Livestock and Products Annual 2012

An Expert's View about Animal Husbandry and Support Services in India

Posted on: 18 Sep 2012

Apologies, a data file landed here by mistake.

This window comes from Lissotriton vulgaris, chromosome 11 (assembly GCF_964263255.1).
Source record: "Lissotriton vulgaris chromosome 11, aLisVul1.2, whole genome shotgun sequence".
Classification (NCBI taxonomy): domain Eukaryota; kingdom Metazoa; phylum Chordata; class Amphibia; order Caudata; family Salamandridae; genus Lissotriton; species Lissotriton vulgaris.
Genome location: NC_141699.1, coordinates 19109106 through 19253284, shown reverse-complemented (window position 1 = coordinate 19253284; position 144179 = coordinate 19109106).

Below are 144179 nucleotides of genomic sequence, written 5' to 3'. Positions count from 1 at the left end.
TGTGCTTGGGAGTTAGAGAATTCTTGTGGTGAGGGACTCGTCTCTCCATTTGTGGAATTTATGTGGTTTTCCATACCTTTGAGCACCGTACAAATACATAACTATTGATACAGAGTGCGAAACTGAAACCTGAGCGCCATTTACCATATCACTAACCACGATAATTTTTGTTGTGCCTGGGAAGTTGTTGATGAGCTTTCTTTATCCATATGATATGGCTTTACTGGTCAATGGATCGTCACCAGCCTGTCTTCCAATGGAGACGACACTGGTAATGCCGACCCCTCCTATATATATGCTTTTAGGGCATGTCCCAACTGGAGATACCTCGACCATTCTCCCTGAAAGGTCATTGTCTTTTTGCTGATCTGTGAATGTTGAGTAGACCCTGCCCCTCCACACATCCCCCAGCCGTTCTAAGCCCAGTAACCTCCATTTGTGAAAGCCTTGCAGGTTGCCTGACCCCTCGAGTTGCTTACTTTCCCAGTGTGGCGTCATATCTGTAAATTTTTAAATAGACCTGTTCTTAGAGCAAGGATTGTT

Indian buffalo meat exports have grown to record levels in the last two years, making India the fourth country in the world to export more than 1 million tons of bovine meat annually.